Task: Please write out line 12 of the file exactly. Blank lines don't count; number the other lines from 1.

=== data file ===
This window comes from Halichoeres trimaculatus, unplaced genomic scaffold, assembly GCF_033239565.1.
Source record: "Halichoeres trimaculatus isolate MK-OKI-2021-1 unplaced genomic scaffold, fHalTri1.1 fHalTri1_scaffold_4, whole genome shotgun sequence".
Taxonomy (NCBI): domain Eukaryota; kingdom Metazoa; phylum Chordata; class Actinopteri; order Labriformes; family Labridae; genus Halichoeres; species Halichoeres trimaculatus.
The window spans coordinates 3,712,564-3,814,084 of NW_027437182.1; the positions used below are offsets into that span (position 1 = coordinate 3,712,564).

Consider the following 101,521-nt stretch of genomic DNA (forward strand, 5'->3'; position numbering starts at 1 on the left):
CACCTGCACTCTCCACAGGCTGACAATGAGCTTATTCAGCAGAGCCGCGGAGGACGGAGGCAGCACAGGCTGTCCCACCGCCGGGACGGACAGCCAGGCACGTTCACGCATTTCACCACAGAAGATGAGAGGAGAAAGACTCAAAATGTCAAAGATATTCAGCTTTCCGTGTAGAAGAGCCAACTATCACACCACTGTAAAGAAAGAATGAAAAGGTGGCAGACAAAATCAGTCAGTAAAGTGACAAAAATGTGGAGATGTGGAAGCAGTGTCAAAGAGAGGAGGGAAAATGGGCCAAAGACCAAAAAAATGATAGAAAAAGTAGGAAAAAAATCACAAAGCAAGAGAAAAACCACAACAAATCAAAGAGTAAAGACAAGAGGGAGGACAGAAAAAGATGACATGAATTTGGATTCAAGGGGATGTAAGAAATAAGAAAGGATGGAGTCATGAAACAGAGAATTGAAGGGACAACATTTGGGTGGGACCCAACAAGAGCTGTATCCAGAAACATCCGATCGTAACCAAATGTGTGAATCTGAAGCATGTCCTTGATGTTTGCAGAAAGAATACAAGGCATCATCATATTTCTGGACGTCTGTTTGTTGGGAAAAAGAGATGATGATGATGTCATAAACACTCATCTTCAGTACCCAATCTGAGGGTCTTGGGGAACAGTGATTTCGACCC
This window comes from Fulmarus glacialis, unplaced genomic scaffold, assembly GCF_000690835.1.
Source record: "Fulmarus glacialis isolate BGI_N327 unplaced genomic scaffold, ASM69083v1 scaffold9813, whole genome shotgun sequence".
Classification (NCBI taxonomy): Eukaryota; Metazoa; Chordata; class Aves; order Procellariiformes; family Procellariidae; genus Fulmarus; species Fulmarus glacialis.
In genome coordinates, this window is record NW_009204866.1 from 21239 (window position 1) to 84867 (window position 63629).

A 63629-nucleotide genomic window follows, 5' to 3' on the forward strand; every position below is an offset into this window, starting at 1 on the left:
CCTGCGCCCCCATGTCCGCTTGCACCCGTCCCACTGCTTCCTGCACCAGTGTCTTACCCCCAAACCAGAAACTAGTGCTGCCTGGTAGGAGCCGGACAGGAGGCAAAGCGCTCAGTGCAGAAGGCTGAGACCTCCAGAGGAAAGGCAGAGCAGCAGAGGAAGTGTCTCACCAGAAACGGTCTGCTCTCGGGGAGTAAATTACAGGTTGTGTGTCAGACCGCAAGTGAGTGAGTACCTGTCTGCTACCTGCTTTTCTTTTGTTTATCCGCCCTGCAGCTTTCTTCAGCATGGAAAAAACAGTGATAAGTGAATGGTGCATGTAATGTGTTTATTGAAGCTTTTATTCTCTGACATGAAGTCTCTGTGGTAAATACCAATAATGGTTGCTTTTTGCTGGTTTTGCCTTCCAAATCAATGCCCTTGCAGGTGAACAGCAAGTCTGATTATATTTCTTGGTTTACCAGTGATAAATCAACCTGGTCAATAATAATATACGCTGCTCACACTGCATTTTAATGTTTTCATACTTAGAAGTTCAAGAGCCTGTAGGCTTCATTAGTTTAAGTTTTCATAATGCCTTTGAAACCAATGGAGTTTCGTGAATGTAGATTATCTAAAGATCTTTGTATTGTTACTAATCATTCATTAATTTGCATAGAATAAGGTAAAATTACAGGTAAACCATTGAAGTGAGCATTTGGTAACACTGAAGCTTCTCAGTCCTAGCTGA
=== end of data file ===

CCTGCGCCCCCATGTCCGCTTGCACCCGTCCCACTGCTTCCTGCACCAGTGTCTTACCCCCAAACCAGAAACTAGTGCTGCCTGGTAGGAGCCGGACAGGAGGCAAAGCGCTCAGTGCAGAAGGCTGAGACCTCCAGAGGAAAGGCAGAGCAGCAGAGGAAGTGTCTCACCAGAAACGGTCTGCTCTCGGGGAGTAAATTACAGGTTGTGTGTCAGACCGCAAGTGAGTGAGTACCTGTCTGCTACCTGCTTTTCTTTTGTTTATCCGCCCTGCAGCTTTCTTCAGCATGGAAAAAACAGTGATAAGTGAATGGTGCATGTAATGTGTTTATTGAAGCTTTTATTCTCTGACATGAAGTCTCTGTGGTAAATACCAATAATGGTTGCTTTTTGCTGGTTTTGCCTTCCAAATCAATGCCCTTGCAGGTGAACAGCAAGTCTGATTATATTTCTTGGTTTACCAGTGATAAATCAACCTGGTCAATAATAATATACGCTGCTCACACTGCATTTTAATGTTTTCATACTTAGAAGTTCAAGAGCCTGTAGGCTTCATTAGTTTAAGTTTTCATAATGCCTTTGAAACCAATGGAGTTTCGTGAATGTAGATTATCTAAAGATCTTTGTATTGTTACTAATCATTCATTAATTTGCATAGAATAAGGTAAAATTACAGGTAAACCATTGAAGTGAGCATTTGGTAACACTGAAGCTTCTCAGTCCTAGCTGA